In the meantime on December 6, 1930, an application was filed by station WHOM, one of the four stations sharing time as aforesaid, wherein the station similarly applied for unlimited time of operation. This application accordingly requested a transfer to station WHOM of the time theretofore granted to stations WNJ, WKBO, and WBMS. The application duly came on for hearing before an examiner on April 22, 1931, and the interested stations were represented at the hearing. The examiner after hearing the evidence reported that station WHOM had rendered an average local community service and was operated in accordance with modern engineering standards and in accordance with the regulations of the commission; that the operating company was financially and technically qualified and prepared to extend and improve its present service should increased hours of operation be permitted; that the programs broadcast by it were superior to those of stations WNJ and WKBO; that the licensee of station WNJ in the operation of that station had frequently been guilty of violating the terms of its license and of the commission's regulations, and until recently had been operated with obsolete equipment and in a careless and negligent manner; that station WKBO was inadequately financed and rendered a comparatively poor program service; that the time division requirement between the stations involved in this case was inexpedient because of the expense of operating an excessive number of broadcasting stations within the same location; that the division of time was a handicap to the stations not only financially but from an operating standpoint, and accordingly reduced the service to the listening public. The examiner stated it as his opinion that under the circumstances public interest, convenience, and necessity would be served by a consolidation of the assignments in a single progressive and well managed and adequately financed station such as station WHOM, to the exclusion of stations which failed to meet standards of good broadcasting such as WNJ and WKBO. The examiner stated that the granting of the application of WHOM for increased hours of operation would result in an improvement in the public service and in a more efficient use of the frequency of 1,450 kc.; and in view of these findings the examiner reported that the public interest, convenience, and necessity would best be served by granting to station WHOM the time of operation theretofore assigned to stations WNJ and WKBO, and denying the application in so far as it related to the operation of station WBMS. The examiner accordingly recommended that a license be issued to station WHOM for the use of three-fourths time and to WBMS for one-fourth time upon the frequency of 1,450 kc.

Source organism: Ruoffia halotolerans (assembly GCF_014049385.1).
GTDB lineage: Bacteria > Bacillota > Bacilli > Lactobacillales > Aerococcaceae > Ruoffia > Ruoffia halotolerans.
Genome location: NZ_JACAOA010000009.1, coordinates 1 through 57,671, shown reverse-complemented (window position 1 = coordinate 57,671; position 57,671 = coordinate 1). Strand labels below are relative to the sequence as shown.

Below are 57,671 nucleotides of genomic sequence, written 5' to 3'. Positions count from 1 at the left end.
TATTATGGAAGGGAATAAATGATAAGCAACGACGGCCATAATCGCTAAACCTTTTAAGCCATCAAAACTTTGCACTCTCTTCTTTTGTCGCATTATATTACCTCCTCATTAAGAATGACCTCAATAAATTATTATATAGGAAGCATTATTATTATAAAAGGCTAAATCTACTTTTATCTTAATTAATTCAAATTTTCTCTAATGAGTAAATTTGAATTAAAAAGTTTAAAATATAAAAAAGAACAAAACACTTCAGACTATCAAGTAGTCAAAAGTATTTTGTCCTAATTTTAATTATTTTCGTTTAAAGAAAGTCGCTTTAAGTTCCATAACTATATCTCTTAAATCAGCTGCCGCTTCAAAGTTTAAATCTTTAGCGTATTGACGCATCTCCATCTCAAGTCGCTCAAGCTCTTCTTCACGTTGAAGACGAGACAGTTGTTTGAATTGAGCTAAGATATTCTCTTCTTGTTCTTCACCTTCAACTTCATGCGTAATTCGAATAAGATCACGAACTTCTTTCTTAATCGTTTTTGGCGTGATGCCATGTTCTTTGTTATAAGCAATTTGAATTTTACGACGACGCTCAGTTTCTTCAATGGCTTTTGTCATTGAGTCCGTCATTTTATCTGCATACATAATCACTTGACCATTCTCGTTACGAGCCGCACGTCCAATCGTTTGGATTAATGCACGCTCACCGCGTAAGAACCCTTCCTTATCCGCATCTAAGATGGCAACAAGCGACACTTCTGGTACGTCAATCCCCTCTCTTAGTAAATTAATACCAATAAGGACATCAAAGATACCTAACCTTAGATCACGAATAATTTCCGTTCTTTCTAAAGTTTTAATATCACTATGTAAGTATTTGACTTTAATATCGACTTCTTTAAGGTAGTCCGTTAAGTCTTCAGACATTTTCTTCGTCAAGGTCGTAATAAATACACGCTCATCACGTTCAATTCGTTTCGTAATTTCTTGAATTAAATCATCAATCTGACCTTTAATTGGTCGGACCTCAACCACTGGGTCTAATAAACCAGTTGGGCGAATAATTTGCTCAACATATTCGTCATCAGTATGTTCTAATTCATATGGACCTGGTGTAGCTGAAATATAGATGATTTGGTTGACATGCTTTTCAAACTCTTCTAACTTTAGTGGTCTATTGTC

This report was considered by the commission on October 23, 1931, and was approved, whereupon a modified license was issued to station WHOM authorizing the operation of that station on the frequency of 1,450 kc. with power output of 250 watts to operate three-fourths time and station WBMS to operate one-fourth time upon the same frequency and with the same power, and that the temporary broadcasting license theretofore issued to stations WNJ and WKBO should be terminated in accordance with the terms and conditions thereof. Station WNJ excepted to the rulings and orders of the commission and the present appeal is taken by it for a review of the same.

It is provided by law that such a review by this court of the commission's decisions shall be limited to questions of law and that findings of fact by the commission, if supported by substantial evidence, shall be conclusive unless it shall clearly appear that the findings of the commission are arbitrary or capricious. Radio Act 1927, § 16, as amended by Act July 1, 1930 (46 Stat. 844 [47 USCA § 96]).

We have reviewed the testimony and rulings contained in the record and are of the opinion that the decision of the commission is sustained by substantial evidence and is not capricious or arbitrary. It is manifest that the division of time upon the same frequency in the same locality between four local stations might be uneconomic and impractical. Necessarily such stations might depend upon the same local patronage for their support, and such a division of time might impose undue expense upon each station and such a division of the local patronage as would interfere with the efficient operation of the stations as required by the public interests. This statement is supported by the fact that station WNJ, supposedly for these reasons, requested the commission to give it full time of operation upon the frequency to the exclusion of the other three stations then sharing in it. In line with this procedure station WHOM later filed a similar request praying the commission to award it full time to the exclusion of stations WNJ, WBMS, and WKBO. In other words these two stations effectually brought before the commission the fact that it was in the public interest as well as to their own that the frequency in question should not be divided between them as had been the case, but that one of them should be given full time to the exclusion of the other. After a full hearing of the facts and circumstances involved in the case the commission sustained this view and found that station WHOM should in the public interest be granted the exclusive use of the frequency in that locality.

It is unnecessary for us to discuss in detail the testimony contained in the record. We have examined it with care and find that the decision of the commission is supported by substantial evidence and is not arbitrary or capricious. Moreover we find that the record discloses no error of procedure which deprived the appellant of a fair hearing in the case.

The decision appealed from is therefore affirmed.